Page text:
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obtaining teachers who have had experience in the occupation for which training is being given; (b) problems of keeping these teachers in intimate contact with the practical requirements of these occupations; (c) problems of maintaining or providing, in connection with the executive authority in charge of the schools, specialists in vocational education; and (d) problems of providing, either in the legislative authority in charge of the schools or in an advisory relationship, representatives of the fields for which training is being given.

Problem 1. To what extent and under what conditions can teachers in vocational departments be equipped with practical experience obtained through actual participation in the callings for which they are giving education?

(a) Experience seems to prove that effective vocational education can only be given by persons who have had sufficient experience in a practical capacity, in a particular occupation, to enable them to succeed on a commercial basis.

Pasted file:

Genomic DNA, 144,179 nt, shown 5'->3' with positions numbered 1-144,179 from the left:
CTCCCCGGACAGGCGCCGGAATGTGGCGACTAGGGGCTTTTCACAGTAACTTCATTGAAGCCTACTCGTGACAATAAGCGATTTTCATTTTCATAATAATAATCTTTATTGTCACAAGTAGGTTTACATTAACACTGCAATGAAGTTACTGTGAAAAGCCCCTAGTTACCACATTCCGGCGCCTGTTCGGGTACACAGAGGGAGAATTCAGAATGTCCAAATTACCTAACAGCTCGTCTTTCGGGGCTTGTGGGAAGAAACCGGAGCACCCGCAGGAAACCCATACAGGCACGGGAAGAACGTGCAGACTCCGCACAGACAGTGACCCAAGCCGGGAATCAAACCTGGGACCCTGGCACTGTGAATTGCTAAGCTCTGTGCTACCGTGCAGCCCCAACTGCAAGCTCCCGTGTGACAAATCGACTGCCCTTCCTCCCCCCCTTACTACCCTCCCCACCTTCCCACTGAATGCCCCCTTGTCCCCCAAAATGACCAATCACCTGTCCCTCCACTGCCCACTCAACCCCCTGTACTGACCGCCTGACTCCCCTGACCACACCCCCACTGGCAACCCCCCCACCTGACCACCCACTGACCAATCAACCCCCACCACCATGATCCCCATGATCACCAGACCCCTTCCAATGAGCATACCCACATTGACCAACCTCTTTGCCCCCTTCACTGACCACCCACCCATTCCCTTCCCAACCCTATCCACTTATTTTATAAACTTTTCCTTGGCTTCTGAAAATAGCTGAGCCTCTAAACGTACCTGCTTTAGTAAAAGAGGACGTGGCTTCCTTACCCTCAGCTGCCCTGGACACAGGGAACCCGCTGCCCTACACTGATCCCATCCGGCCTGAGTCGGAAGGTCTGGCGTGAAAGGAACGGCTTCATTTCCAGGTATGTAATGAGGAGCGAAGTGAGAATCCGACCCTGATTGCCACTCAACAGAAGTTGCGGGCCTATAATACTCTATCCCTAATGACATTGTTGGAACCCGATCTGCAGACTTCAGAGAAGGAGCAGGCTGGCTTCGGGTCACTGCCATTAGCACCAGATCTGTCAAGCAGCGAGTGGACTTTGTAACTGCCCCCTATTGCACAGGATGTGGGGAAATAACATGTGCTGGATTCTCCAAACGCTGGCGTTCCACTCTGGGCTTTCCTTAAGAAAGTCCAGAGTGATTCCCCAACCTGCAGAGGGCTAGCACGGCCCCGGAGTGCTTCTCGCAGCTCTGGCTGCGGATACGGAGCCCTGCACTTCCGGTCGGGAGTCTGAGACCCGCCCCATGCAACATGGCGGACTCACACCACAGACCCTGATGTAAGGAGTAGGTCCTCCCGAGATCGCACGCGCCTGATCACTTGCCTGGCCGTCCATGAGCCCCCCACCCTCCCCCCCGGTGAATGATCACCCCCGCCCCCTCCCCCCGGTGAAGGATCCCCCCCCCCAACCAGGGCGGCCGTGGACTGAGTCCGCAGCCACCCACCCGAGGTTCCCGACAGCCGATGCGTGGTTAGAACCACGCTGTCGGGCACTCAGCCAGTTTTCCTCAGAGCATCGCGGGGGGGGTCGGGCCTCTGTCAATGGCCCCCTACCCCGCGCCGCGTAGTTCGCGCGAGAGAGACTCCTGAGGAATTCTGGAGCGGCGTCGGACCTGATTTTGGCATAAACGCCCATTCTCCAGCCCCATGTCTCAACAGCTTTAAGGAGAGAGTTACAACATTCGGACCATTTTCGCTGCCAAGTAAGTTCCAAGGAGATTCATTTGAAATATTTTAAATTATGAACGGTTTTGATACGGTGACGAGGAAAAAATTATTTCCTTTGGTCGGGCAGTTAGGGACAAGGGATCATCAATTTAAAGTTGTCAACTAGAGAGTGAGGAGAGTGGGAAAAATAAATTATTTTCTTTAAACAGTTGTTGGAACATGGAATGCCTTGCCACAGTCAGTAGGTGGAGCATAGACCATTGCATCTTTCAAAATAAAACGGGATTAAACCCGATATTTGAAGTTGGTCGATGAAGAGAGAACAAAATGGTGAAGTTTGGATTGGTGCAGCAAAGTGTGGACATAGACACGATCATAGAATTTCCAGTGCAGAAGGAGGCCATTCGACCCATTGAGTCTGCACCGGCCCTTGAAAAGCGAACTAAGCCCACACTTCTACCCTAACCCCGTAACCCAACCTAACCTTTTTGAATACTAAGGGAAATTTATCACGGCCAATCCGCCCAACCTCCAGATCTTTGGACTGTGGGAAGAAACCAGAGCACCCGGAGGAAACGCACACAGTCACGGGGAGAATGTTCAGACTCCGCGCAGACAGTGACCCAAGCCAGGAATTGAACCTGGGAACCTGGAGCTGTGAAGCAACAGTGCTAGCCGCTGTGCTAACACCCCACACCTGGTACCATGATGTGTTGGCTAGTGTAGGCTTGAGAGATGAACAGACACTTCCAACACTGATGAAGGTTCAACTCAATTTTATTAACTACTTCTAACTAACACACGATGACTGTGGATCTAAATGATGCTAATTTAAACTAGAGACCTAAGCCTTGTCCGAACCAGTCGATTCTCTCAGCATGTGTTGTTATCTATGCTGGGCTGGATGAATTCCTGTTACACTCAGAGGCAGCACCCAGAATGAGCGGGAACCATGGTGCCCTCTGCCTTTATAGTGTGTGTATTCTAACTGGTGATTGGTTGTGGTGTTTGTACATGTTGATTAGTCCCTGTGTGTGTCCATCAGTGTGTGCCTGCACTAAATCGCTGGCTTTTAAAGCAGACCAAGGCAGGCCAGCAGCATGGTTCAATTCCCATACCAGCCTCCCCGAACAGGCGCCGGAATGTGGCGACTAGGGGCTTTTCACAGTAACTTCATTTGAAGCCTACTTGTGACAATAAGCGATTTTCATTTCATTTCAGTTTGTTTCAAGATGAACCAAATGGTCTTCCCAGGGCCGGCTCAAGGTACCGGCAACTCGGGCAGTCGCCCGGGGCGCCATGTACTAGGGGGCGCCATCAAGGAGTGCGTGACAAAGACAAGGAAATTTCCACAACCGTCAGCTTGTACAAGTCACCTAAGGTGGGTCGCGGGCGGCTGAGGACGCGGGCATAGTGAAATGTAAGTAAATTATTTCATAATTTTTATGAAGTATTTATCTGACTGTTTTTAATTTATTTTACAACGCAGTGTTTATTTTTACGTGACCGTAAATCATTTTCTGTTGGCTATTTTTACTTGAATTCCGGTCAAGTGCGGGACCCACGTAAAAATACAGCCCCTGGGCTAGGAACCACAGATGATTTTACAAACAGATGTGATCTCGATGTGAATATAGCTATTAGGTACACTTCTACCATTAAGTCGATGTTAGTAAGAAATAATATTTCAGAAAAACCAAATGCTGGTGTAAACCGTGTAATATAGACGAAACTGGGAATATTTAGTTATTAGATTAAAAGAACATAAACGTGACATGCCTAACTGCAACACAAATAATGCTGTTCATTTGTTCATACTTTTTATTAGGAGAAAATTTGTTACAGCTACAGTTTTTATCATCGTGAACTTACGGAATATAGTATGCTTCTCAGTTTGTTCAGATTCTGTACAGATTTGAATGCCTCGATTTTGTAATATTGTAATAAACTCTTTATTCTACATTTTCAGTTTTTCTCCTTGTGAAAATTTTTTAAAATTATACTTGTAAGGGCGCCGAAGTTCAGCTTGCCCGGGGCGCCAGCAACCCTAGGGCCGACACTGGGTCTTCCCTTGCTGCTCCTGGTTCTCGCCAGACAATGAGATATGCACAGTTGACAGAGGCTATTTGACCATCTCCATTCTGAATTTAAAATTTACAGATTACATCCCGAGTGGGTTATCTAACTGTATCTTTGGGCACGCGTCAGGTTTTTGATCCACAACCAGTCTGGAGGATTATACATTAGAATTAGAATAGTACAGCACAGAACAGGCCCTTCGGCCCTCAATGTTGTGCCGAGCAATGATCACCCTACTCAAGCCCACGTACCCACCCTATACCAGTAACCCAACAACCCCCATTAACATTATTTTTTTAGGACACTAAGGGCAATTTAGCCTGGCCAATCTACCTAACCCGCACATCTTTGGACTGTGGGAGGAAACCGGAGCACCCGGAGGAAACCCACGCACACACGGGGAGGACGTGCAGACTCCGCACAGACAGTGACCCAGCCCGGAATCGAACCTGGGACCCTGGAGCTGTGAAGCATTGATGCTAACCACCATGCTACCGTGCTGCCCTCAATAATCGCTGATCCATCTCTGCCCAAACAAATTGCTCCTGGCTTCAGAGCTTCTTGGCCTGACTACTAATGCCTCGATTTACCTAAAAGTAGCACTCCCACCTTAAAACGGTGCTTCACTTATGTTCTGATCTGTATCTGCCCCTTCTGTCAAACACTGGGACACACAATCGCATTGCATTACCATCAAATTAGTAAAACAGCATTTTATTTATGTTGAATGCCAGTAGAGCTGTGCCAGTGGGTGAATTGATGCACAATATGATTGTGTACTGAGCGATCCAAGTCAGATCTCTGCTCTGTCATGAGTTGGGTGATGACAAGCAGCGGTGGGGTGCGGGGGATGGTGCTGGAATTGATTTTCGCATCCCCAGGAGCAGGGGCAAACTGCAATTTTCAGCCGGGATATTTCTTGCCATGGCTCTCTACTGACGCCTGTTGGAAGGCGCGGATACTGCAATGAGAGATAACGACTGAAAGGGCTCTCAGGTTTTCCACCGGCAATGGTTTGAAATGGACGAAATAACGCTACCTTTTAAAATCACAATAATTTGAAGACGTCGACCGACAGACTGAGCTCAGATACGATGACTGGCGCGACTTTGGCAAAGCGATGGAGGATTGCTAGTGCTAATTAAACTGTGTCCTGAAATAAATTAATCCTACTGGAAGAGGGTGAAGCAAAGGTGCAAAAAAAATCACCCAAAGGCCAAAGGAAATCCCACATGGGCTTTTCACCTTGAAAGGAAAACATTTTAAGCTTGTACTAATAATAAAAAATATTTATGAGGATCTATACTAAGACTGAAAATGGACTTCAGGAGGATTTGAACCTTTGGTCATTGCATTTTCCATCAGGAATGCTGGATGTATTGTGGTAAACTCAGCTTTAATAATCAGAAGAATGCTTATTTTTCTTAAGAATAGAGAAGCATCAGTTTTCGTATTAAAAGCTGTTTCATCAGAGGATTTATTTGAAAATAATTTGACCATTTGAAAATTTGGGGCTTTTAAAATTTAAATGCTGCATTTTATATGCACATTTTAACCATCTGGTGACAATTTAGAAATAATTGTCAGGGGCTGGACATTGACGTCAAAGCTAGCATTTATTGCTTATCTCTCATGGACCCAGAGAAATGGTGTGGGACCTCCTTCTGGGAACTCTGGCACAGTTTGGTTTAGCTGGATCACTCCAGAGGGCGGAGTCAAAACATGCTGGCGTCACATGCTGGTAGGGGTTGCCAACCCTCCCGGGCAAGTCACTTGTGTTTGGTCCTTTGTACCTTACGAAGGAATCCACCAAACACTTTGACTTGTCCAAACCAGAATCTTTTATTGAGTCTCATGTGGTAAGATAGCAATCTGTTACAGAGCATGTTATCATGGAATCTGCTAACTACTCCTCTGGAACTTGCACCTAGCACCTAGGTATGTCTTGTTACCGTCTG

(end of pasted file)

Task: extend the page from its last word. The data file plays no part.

For example, where normal schools undertake to train teachers for successful teaching (and not merely to teach prospective teachers certain subjects of study) experience seems to show that such teachers must themselves have been successful in the field of practical work. In medical colleges it is rare to find successful teachers who have not been commercially successful in practice. The best engineering teachers are those who have served some years at commercial work. In such trades as plumbing, pattern making, and others it is now agreed that a successful teacher must himself have reached a stage where he could readily procure profitable employment. The situation is not clear as regards commercial and agricultural teachers, but doubtless the same principles apply in these fields, as well as in homemaking

(6) Granting the necessity of a considerable amount of practical experience on the part of teachers, the following are methods by which it could be obtained in conjunction with suitable training in the art of teaching: Vocational schools might take as teachers only persons who have already demonstrated their capacity in the world of practical effort, giving them in greater or less degree, just prior to their entrance on teaching, such training in the art of teaching as is practicable.